Also-rans before Sheikh Mansour arrived, they are now England’s dominant force, fresh from winning a fifth Premier League title in six seasons.
Guardiola, chasing the third Champions League crown of his coaching career, has built a side that is playing arguably the finest football of any team since his great Barcelona of a decade ago.
Now they are through to their second Champions League final in three seasons, two years after losing to Chelsea in Porto, and are hoping to complete a treble after securing the Premier League and FA Cup.
The last English team to win that treble was Alex Ferguson’s Manchester United, in 1999.
“We have been good in this competition, but we just need to find a way to win the first one,” said Kevin De Bruyne on Friday.
“If we do it, it would obviously be immense for the players, for the club, and for the fans it would be something amazing.”
Swiatek to face Muchova in final
Reigning French Open champion Iga Swiatek will attempt to become the first woman to successfully defend the title in Paris in 16 years on Saturday when she faces surprise finalist Karolina Muchova.
World No 1 Swiatek is bidding for a third Roland Garros crown in four years and fourth Grand Slam title following her 2022 US Open victory.
Justine Henin was the last woman to win back-to-back French Open titles when she captured her third in a row and fourth in total in 2007.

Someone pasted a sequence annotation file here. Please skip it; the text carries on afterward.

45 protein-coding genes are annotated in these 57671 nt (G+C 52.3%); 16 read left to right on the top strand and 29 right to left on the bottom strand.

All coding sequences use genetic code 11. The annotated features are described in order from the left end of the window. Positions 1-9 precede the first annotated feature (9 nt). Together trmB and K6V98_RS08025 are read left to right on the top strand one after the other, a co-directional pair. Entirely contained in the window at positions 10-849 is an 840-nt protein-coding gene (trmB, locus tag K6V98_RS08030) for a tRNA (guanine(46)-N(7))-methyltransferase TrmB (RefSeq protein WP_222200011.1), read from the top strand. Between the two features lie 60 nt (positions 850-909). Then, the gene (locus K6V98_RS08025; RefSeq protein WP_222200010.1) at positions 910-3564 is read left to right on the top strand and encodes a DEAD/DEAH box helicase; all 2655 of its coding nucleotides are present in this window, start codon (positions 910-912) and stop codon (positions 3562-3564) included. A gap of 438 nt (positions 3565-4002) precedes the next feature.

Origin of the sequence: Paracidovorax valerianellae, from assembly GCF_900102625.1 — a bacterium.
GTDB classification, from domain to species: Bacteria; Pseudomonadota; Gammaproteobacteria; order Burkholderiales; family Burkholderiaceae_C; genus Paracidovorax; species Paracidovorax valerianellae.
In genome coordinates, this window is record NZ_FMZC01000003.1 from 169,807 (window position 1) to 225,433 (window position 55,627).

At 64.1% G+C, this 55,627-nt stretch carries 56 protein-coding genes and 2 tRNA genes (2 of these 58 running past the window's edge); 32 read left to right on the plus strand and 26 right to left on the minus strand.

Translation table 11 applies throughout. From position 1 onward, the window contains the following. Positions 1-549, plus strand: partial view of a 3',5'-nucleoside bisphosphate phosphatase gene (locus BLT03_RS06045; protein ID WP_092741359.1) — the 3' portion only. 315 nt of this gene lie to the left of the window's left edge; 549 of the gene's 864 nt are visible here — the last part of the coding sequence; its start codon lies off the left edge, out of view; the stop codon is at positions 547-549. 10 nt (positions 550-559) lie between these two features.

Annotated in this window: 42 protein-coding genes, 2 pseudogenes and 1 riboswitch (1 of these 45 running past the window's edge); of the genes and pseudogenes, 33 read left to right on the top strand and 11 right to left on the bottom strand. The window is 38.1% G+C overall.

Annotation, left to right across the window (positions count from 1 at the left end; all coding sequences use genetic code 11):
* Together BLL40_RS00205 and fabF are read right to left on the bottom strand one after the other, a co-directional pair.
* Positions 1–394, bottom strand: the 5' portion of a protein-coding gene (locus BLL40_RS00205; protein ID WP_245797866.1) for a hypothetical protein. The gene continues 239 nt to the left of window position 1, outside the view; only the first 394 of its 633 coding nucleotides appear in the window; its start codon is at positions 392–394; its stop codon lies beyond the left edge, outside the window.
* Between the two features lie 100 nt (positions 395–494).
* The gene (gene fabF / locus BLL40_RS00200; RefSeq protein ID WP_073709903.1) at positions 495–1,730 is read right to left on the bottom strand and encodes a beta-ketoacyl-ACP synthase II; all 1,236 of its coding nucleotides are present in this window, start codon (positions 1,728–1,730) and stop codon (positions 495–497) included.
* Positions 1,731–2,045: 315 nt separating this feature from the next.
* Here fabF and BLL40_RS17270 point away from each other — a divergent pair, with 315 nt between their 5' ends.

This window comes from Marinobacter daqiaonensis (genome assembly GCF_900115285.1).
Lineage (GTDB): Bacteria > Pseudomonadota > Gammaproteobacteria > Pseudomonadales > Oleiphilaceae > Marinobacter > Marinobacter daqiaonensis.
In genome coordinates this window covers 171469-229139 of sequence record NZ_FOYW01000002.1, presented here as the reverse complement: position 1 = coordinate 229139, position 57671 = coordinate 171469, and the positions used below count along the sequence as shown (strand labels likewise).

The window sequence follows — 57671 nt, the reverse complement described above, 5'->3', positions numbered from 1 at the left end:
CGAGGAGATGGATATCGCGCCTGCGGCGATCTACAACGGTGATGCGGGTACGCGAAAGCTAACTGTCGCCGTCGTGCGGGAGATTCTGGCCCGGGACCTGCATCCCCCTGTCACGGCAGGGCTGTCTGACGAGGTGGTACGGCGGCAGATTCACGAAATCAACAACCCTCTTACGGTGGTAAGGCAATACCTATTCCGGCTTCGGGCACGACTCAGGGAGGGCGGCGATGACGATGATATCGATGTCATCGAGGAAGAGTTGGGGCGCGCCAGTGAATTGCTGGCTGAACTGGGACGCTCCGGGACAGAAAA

Swiatek, 22, has yet to drop a set in this tournament but will be wary of her Czech opponent who knocked out second seed Aryna Sabalenka in the semi-finals after recovering from 2-5 and match point down in the final set.
Swiatek’s last-four win over Beatriz Haddad Maia of Brazil coupled with Sabalenka’s agonising defeat ensured the Pole will remain at number one heading into the grass-court part of the season.
She is the youngest woman since Monica Seles in the early 1990s to reach three French Open finals, while world No 43 Muchova is the fourth lowest ranked player to reach the showpiece match here.
Swiatek, then just 19, was ranked 54 when she lifted the trophy in 2020 – three years after Jelena Ostapenko’s shock triumph. Muchova’s compatriot Renata Tomanova was runner-up in 1976.
It is still early in her career but Swiatek is starting to establish a dominance at Roland Garros best associated with Rafael Nadal, the record 14-time French Open champion.
“Rafa, what he did and what he’s still doing, it’s pretty amazing,” said Swiatek. “I never kind of knew that it’s gonna be possible for me.
“So it was totally out of my reach, if I can say that. And still he played so well so many years, I don’t know if it’s going to be possible for me.”
Seles and Naomi Osaka are the only women to win each of their first four Grand Slam finals.
With a 27-2 record at Roland Garros, Swiatek will be the overwhelming favourite, but Muchova has won all five matches in her career against players in the top three – four of them at Grand Slams.
“It’s nice. I didn’t really even know about this statistic. It just shows me that I can play against them,” said the 26-year-old trying to become the first woman to beat the world No 1 and 2 at a Grand Slam since Svetlana Kuznetsova at the 2009 French Open.
With text inputs from AFP
Updated through the day